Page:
There is art and science in the design AND implementation of these protocols and the theoretical models they are built on, even at the low operational levels, as well as the analysis and proof of their correctness and performance, and so on. Not to mention the applications being built on top of these protocols and devices. Signal processing, statistical analysis, inferencing, etc. are being combined with deployments of distributed, wireless sensor nodes to create ubiquitous and aware computer systems and applications that depend on them.

    As far as impact, the reason impact is a big factor in comp sci research is because of the cost of it, and who does the funding; and I think this applies to many fields beyond just computer science. A lot of purely academic research DOES still go on, just like it does in other fields, but it is the things that have wide impact which get the most attention (naturally) , and it is the schools/departments/professors/researchers with the biggest records of impact that get the most funds. Funding is not the only motivation behind desire for impact. Many people simply want to enhance society, or enhance the work of others, or push things to the next level, or whatever. What I’m saying is most people are driven into research because they want to make a difference in some way.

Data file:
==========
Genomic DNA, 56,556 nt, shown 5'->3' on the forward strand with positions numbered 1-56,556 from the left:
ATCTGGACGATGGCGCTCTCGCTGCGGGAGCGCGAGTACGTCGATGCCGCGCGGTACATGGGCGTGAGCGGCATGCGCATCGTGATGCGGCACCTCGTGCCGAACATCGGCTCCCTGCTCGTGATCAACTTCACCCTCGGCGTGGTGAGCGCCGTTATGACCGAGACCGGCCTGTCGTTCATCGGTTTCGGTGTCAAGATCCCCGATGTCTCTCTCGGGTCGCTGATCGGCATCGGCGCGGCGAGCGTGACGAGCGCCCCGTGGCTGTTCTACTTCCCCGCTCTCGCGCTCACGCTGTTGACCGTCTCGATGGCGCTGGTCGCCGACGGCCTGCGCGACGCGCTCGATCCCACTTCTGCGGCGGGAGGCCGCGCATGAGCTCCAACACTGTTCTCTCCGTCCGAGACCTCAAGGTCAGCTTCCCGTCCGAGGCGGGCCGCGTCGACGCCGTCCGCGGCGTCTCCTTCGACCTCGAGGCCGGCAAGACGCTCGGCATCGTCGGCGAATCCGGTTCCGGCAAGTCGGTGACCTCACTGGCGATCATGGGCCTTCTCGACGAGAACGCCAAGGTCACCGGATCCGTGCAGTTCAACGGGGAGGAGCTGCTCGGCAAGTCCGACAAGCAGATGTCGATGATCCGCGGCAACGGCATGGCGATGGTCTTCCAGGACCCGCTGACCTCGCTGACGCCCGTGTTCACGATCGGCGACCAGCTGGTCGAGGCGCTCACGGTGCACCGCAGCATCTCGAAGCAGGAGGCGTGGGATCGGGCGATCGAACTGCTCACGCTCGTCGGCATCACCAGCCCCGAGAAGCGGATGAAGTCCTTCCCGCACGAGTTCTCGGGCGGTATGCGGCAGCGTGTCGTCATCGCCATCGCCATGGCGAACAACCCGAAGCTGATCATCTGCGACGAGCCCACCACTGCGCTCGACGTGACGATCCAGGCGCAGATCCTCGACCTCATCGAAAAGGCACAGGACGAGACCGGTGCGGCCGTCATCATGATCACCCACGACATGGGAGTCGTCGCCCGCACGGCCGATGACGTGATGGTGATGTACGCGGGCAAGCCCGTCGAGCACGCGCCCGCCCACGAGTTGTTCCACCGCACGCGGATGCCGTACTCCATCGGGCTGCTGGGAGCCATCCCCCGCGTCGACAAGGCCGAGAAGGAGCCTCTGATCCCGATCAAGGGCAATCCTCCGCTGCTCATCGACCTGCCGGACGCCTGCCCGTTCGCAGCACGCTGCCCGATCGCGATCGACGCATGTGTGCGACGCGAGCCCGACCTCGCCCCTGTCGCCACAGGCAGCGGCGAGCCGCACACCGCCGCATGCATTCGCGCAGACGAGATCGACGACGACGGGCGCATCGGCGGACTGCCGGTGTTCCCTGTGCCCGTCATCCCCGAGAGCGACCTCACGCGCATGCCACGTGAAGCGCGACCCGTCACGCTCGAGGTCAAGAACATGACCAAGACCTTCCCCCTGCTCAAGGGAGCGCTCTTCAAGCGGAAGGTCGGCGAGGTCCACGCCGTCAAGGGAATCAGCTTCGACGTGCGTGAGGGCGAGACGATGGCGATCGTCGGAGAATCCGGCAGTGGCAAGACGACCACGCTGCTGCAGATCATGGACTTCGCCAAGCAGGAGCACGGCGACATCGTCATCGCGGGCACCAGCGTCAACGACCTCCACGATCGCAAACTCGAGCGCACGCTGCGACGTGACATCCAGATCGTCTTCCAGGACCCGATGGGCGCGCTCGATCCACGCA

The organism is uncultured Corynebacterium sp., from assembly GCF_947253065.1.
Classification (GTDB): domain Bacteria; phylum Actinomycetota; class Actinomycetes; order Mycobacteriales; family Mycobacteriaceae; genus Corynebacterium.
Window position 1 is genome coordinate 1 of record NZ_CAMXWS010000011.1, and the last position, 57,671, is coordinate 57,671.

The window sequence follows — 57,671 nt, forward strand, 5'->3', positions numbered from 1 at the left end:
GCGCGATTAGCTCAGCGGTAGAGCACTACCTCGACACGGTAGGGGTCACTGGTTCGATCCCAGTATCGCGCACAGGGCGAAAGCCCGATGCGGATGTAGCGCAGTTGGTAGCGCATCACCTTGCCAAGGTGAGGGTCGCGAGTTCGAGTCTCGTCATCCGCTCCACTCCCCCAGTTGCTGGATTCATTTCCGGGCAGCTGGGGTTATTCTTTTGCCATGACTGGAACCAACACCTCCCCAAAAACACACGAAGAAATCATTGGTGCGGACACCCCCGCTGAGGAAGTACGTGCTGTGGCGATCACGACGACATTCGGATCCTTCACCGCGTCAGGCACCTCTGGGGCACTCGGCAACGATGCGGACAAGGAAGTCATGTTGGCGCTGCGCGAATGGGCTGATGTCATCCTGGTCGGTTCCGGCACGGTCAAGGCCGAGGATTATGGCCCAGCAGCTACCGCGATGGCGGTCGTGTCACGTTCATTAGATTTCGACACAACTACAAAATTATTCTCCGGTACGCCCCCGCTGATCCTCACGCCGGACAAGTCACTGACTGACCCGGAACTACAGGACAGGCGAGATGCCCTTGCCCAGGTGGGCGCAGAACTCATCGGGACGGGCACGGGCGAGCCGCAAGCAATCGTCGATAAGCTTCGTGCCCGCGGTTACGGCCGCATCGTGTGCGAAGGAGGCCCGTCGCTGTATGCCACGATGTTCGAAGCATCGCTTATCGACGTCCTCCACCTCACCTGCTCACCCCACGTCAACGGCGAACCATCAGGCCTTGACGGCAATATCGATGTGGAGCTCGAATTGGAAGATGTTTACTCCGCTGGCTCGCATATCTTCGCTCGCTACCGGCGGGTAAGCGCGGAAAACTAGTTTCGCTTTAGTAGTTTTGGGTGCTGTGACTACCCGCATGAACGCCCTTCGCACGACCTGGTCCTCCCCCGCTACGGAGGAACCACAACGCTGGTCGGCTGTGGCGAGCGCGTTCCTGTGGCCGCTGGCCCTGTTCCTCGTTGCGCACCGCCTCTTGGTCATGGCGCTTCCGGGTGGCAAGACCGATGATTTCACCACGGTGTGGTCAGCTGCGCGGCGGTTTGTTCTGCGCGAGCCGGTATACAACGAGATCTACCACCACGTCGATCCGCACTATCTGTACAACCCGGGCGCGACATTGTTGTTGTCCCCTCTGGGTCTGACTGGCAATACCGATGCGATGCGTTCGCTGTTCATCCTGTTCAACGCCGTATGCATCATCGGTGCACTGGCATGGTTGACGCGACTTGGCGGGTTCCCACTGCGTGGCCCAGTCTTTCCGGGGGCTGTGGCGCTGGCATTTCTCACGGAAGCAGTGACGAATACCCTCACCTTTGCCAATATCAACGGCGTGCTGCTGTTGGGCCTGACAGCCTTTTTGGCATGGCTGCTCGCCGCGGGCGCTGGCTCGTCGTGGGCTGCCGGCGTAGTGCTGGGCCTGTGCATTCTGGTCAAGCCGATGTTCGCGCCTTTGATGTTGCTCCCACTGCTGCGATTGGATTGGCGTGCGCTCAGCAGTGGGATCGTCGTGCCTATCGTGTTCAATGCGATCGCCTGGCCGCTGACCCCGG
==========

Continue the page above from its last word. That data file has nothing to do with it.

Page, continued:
I think the main thing being overlooked in the post is the evolution of concerns. There’s no value in limiting ourselves to solving the same kinds of problems forever when new kinds of problems are surfacing as things progress. While researching and developing new, primitive abstracts, operational models or language fundamentals is certainly an art, a science and very much appreciable, it doesn’t mean solving new “higher level” problems is not. Take for instance things going on in cloud computing and virtualization, massive scale data management and analysis, distributed and parallelized processing, etc. These kinds of problems are no less artful or scientific than the primitives underneath them.